Susan F. Stevenson (nee Graham)
DipTchg, HDipTchg, AdDipTchg, CTT, BritScrtDip, DipRec&Sp,
AISTD (Ball. London), AISTD (Lat. London), MNZFATD (Lat.NZ)
BEd, PGDip Arts (Education), GradDipCD&AL(Hons) and M.Ed (University of Otago)
Higher Education, Health and Business
Educational Facilitator and Consultant
Susan has held a range of senior management and leadership roles including University Staff Developer, Research Manager, Senior Lecturer, Department Head and Research Fellow, specialist Degree Programme Curriculum Advisor/Designer/Developer, NZQA Approvals and Accreditations Advisor, National Academic Manager, and multiple charitable trust and company directorships. She is currently the President of the International Higher Education Curriculum Designer & Academic Leadership Society. Susan was a USA, UNESCO Scholarship Recipient and has chaired an NZQA Subject Advisory Group as well as research and ethics committees. In 2006, Susan founded House of Montrose Limited, and is now a ‘hands on’ Chief Executive Director of this leading business and education consulting company who trades as ‘NZCDI Business and Education Consultants’ and the highly successful ‘New Zealand Curriculum Design Institute’, a NZQA Registered and Approved Course Owner organisation. Susan has lead or contributed to numerous level 1 to 9 qualification designs or re-development projects and was appointed as an NZQA degree approval and accreditations panellist/chair in 2010.
Susan has been successfully engaged in advanced educational, academic and business leadership, facilitation and research activities for over 30 years in New Zealand. She has experience in managerial and leadership roles in various context including schools, museums, polytechnics, wananga, businesses and universities. Areas of specialist expertise include institutional and staff capacity building, curriculum design and advanced transformational learning by individuals and organisations. Susan’s consultancy work focuses on organisational quality development, quality facilitation and learning, curriculum design, effective and continuously improving quality management systems and applied leadership.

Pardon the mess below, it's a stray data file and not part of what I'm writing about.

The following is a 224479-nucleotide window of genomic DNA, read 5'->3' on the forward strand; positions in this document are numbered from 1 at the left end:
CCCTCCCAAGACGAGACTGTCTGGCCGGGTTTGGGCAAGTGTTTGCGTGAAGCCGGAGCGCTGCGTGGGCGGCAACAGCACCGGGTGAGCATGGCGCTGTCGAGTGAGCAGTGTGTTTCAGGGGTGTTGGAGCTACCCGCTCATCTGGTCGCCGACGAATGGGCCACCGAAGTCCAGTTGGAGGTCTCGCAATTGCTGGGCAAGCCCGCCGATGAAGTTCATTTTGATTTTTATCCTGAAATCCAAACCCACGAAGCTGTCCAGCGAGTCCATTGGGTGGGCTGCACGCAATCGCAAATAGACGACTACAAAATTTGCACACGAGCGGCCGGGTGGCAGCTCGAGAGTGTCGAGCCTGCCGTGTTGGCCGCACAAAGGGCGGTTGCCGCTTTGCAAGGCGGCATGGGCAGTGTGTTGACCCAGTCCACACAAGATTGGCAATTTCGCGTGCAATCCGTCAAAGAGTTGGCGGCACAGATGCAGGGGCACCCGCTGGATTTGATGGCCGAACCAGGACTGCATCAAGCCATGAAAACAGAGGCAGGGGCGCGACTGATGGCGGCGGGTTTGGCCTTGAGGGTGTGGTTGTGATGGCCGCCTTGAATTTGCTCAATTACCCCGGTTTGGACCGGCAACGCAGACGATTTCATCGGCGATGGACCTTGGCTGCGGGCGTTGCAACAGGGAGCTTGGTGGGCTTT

Recent publications/research in progress
1. Susan Stevenson. (2015). Work-integrated Learning (WIL) experience approach in New Zealand. In (Eds) Sally Brown Learning, Teaching and Assessment in Higher Education: Global Perspectives. London: Palgrave Teaching & Learning.
2. Susan Stevenson. (2015). ‘Professional educational facilitation – a brave new capacity building approach for higher education’. Conference paper presented at Higher Education Group Conference, September 2015
3. Susan Stevenson. (2014). ‘Pushing the refresh button on higher and tertiary education in New Zealand’, Conference paper presented at Tertiary Education Research in New Zealand Conference, November 2014
4. Susan Stevenson. (2012). The Organisation. In (Ed.) Mary Panko Developing A Research Culture, Auckland: Dunmore Press.
Susan is involved in numerous projects with FREEDOM faculty including:
S. Stevenson, Academic Leadership: Uncensored Wisdom(forthcoming)
S. Stevenson, A. Mukherjee and D. Pjongluck, Lifting Leadership Expectations: The Positive Business Model. (forthcoming)
S. Stevenson. A. Shukla, N. Going, E. Henderson, A. Singh. Expectations, Realities and Challenges faced by learners in PTEs (forthcoming)
Susan F. Stevenson. Addressing Inequalities through Innovative Curricula and Professional Higher Education Learner Leadership Education in New Zealand In Intercultural Studies in Higher Education: Policy & Practice. (forthcoming), Palgrave MacMillan
Dr Suzanne Grant
PG Dip TT., BMS (Hons), MMS (Dist) &PhD,
Facilitation Foci: Social Sciences, Research Business and Education,
About Dr Grant
Suzanne Grant completed her PhD “A paradox in action? A critical analysis of an appreciative inquiry” at the University of Waikato in 2006, with the conceptual development of critical appreciative processes (CAPS) informing several subsequent research projects and supervisions. Her research interests include the areas of social enterprise (SE), community/not for profit organisations, and organisation behaviour, and she is a current member of the Social Enterprise Journal Editorial Board. She has a particular interest and research strength in transformative methodologies encompassing action research and critical theory perspectives. Suzanne has completed local research and international collaborative projects, supervised five PhD’s and examined two PhDs for University of Auckland and one for Victoria University of Wellington. In 2014 she co-edited Social entrepreneurship and enterprise: Concepts in context” with Dr Heather Douglas. Other recent research projects include, Social entrepreneurial ecosystems, SE/CSR overlap, the ICSEM (international social enterprise mapping) project, critical consideration of SE through the work of Polanyi, and critical management practice for SE managers. Her 2017 paper in Social Enterprise Journal “Social enterprise in New Zealand: An overview” was awarded the Emerald Literati 2018 Highly Commended Award from Emerald Publishing. At a professional/empirical level Suzanne bring specific expertise working collaboratively with community organisations.